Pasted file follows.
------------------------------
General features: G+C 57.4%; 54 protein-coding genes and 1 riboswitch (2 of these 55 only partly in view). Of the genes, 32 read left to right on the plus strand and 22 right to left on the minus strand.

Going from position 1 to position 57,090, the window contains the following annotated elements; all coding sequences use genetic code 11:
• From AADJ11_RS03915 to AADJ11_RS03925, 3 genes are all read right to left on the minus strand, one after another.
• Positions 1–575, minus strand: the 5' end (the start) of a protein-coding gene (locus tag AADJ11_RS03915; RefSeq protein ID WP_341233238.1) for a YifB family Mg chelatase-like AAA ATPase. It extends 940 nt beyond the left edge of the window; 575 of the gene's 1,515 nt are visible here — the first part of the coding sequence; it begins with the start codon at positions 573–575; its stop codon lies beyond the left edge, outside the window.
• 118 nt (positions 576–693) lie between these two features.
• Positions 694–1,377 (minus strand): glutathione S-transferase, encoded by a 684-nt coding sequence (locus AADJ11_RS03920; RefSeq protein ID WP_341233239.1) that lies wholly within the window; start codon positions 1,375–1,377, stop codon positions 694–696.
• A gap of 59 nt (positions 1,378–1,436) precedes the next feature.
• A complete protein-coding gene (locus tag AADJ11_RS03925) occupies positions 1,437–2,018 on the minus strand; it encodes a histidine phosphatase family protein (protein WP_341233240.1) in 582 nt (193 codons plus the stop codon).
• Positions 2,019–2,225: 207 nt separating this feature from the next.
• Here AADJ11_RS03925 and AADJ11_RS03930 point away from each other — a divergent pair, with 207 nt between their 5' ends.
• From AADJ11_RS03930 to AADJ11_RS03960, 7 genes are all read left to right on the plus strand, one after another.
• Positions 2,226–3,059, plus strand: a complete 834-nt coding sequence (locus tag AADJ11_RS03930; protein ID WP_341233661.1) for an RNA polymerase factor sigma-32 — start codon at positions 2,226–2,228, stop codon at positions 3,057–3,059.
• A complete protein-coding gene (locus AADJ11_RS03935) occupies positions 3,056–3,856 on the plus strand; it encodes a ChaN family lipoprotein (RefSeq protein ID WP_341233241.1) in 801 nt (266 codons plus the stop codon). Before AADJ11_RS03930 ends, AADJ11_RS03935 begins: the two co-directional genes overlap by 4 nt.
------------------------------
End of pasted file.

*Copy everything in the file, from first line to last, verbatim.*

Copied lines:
General features: G+C 57.4%; 54 protein-coding genes and 1 riboswitch (2 of these 55 only partly in view). Of the genes, 32 read left to right on the plus strand and 22 right to left on the minus strand.

Going from position 1 to position 57,090, the window contains the following annotated elements; all coding sequences use genetic code 11:
• From AADJ11_RS03915 to AADJ11_RS03925, 3 genes are all read right to left on the minus strand, one after another.
• Positions 1–575, minus strand: the 5' end (the start) of a protein-coding gene (locus tag AADJ11_RS03915; RefSeq protein ID WP_341233238.1) for a YifB family Mg chelatase-like AAA ATPase. It extends 940 nt beyond the left edge of the window; 575 of the gene's 1,515 nt are visible here — the first part of the coding sequence; it begins with the start codon at positions 573–575; its stop codon lies beyond the left edge, outside the window.
• 118 nt (positions 576–693) lie between these two features.
• Positions 694–1,377 (minus strand): glutathione S-transferase, encoded by a 684-nt coding sequence (locus AADJ11_RS03920; RefSeq protein ID WP_341233239.1) that lies wholly within the window; start codon positions 1,375–1,377, stop codon positions 694–696.
• A gap of 59 nt (positions 1,378–1,436) precedes the next feature.
• A complete protein-coding gene (locus tag AADJ11_RS03925) occupies positions 1,437–2,018 on the minus strand; it encodes a histidine phosphatase family protein (protein WP_341233240.1) in 582 nt (193 codons plus the stop codon).
• Positions 2,019–2,225: 207 nt separating this feature from the next.
• Here AADJ11_RS03925 and AADJ11_RS03930 point away from each other — a divergent pair, with 207 nt between their 5' ends.
• From AADJ11_RS03930 to AADJ11_RS03960, 7 genes are all read left to right on the plus strand, one after another.
• Positions 2,226–3,059, plus strand: a complete 834-nt coding sequence (locus tag AADJ11_RS03930; protein ID WP_341233661.1) for an RNA polymerase factor sigma-32 — start codon at positions 2,226–2,228, stop codon at positions 3,057–3,059.
• A complete protein-coding gene (locus AADJ11_RS03935) occupies positions 3,056–3,856 on the plus strand; it encodes a ChaN family lipoprotein (RefSeq protein ID WP_341233241.1) in 801 nt (266 codons plus the stop codon). Before AADJ11_RS03930 ends, AADJ11_RS03935 begins: the two co-directional genes overlap by 4 nt.